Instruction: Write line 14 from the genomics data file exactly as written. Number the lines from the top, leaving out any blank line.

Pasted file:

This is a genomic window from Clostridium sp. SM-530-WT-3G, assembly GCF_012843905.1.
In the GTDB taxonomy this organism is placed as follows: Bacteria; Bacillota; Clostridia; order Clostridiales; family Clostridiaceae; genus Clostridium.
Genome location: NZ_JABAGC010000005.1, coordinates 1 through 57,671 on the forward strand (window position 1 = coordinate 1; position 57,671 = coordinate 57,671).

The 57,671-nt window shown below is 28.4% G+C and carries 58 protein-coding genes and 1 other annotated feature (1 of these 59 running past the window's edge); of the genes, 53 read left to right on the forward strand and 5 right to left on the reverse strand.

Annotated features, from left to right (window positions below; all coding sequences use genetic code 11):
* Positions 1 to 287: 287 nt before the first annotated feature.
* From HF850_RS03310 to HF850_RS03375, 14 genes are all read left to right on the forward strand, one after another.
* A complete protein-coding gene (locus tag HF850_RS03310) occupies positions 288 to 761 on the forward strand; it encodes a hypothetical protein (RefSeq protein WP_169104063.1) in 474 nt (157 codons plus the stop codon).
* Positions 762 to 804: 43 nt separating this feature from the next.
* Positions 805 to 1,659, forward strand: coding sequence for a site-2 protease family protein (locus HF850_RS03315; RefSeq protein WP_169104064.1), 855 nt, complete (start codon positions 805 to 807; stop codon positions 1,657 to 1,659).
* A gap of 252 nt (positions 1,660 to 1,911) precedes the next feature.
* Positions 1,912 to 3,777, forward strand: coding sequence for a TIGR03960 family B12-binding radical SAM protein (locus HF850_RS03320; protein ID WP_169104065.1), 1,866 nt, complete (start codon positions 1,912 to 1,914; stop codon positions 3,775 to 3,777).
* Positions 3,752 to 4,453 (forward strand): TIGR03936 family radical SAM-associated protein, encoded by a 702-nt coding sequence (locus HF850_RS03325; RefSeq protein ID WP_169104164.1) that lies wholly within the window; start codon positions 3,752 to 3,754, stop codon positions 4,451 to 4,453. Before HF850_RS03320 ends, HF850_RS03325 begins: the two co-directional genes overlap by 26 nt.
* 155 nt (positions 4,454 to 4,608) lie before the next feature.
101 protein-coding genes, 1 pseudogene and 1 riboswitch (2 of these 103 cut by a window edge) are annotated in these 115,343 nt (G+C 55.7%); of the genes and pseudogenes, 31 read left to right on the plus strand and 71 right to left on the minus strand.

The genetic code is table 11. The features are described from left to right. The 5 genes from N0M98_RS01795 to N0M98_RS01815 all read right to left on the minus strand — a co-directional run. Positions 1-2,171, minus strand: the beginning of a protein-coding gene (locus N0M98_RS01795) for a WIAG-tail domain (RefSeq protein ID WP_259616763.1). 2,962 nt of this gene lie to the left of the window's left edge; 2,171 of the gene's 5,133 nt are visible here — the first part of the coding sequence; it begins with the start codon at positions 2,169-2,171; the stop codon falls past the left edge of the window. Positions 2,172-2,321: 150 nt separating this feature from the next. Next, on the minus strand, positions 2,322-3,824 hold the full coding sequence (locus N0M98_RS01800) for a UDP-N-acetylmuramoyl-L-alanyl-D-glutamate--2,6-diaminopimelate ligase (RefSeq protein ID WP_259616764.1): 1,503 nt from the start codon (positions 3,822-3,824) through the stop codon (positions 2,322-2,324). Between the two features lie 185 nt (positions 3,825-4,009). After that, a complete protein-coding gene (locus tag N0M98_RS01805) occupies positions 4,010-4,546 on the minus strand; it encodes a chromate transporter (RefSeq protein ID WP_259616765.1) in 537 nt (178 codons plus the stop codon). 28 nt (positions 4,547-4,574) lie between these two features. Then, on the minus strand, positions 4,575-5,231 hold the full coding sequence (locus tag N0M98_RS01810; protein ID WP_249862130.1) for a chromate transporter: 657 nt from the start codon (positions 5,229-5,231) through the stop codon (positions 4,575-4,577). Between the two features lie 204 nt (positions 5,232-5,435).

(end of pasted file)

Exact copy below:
* 155 nt (positions 4,454 to 4,608) lie before the next feature.